An Inventor’s Guide to Manufacturing

Most inventors prefer to come up with a great idea, then sell that great idea to someone else---the licensee. The search for a licensee turns into a Catch-22 situation similar to that of looking for your first job. That is, you need experience to get a job, but you can’t get a job without experience. It is sometimes difficult for the first-time, independent inventor to license his or her invention without a proven track record to show potential invention without a proven track record to show potential licensees. If you could just get one company to nibble, you’d have swarms of consumers looking to bite; but alas, that first nibbles takes a lot of bait.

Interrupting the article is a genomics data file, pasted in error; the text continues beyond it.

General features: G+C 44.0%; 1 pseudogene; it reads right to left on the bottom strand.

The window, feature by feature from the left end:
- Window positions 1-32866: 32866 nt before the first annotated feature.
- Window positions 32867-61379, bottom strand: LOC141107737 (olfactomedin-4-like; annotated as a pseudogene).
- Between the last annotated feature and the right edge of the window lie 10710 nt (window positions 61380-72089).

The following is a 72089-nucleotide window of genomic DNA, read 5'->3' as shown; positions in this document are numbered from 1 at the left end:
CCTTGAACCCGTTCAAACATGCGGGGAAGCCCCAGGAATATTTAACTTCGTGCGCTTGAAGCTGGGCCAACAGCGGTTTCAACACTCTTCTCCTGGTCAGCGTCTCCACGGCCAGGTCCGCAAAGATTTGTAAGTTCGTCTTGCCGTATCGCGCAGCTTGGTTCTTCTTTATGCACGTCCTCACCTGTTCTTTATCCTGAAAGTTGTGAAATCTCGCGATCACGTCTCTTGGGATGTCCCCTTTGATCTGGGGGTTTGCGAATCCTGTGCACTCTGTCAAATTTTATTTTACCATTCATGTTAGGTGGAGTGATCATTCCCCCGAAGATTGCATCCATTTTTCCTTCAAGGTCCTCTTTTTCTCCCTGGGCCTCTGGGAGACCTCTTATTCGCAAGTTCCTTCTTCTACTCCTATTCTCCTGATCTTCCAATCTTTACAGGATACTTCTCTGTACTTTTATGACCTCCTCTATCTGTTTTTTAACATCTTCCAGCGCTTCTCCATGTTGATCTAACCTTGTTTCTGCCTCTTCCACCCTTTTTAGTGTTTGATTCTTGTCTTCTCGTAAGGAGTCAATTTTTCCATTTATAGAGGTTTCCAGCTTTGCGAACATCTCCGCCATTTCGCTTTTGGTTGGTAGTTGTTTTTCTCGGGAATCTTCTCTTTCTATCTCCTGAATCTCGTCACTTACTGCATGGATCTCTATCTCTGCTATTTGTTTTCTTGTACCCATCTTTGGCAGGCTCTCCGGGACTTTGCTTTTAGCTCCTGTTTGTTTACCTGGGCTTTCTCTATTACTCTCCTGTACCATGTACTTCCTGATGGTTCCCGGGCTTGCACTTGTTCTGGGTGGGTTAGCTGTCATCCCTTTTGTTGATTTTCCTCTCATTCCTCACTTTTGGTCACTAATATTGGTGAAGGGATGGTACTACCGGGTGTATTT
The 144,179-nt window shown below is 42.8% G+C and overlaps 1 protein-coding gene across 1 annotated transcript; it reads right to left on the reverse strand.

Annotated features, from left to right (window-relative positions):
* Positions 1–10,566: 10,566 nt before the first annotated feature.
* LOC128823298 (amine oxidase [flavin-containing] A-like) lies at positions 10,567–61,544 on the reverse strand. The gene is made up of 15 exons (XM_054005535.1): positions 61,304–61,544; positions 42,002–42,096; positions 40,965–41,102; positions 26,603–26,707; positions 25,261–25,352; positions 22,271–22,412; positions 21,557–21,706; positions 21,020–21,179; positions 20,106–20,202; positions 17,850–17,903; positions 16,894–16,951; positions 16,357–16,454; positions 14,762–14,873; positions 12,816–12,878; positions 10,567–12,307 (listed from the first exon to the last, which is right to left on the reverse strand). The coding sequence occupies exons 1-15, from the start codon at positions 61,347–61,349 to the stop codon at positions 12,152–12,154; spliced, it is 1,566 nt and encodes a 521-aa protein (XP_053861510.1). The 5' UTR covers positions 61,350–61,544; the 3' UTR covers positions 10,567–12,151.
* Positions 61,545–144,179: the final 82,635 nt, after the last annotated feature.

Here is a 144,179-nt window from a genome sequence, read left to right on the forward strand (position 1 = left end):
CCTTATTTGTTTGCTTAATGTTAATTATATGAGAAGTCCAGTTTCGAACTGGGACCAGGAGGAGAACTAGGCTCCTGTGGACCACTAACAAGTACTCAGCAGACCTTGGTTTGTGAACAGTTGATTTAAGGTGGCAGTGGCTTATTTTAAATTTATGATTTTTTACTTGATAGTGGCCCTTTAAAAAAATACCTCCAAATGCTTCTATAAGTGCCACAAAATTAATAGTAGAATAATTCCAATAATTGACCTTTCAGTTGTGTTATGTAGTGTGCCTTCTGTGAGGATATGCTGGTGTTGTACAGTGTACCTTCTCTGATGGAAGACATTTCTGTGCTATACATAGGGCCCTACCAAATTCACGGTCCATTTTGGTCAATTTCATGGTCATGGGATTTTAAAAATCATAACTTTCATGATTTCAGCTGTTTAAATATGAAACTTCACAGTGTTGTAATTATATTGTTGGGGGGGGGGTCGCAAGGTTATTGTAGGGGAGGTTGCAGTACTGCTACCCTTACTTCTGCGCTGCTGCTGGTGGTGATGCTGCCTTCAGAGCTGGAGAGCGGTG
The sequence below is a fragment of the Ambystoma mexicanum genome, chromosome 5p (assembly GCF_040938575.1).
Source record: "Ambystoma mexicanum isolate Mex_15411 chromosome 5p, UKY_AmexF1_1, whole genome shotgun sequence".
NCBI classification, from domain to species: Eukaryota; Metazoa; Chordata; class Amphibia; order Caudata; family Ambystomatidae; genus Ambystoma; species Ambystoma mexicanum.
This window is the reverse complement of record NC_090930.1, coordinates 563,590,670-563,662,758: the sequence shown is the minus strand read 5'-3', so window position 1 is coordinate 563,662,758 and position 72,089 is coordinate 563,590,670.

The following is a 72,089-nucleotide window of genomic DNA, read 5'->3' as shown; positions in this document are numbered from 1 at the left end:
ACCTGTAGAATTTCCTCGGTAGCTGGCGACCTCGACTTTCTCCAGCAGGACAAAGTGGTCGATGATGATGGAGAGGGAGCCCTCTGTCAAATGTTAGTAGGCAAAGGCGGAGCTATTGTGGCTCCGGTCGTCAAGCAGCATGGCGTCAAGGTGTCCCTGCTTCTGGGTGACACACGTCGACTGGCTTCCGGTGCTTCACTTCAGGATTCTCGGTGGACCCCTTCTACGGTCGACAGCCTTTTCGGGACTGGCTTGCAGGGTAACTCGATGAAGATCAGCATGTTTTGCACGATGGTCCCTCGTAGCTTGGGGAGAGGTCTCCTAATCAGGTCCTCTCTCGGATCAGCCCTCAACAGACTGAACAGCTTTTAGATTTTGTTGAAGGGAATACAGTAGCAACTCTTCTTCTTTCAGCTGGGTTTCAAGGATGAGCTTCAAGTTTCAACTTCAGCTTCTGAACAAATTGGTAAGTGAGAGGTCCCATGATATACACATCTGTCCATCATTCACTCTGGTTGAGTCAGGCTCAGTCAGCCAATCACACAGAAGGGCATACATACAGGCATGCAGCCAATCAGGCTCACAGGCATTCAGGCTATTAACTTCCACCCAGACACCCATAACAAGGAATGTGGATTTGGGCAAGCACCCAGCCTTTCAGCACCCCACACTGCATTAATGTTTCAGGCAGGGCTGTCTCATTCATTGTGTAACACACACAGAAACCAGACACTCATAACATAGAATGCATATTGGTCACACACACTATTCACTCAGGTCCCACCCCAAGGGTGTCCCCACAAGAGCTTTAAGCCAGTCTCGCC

When would-be licensees blow out one by one, you have two choices: drop the idea altogether, or find a manufacturer or distribute the product yourself. Former nurses Pandora Reese of Glen Burnie, Maryland and Ida Scott of Washington, D.C., took the latter route to sell their invention Murling Magic, after striking out with potential licensees.

As nurses, Reese and Scott had to contend with bulky equipment used in patient care. In 1990, they hit upon the idea of storing the items in a self-sealing bag that would supplement the traditional patient hanging file folder. Once Reese and Scott had developed the product, they began approaching possible licensees.

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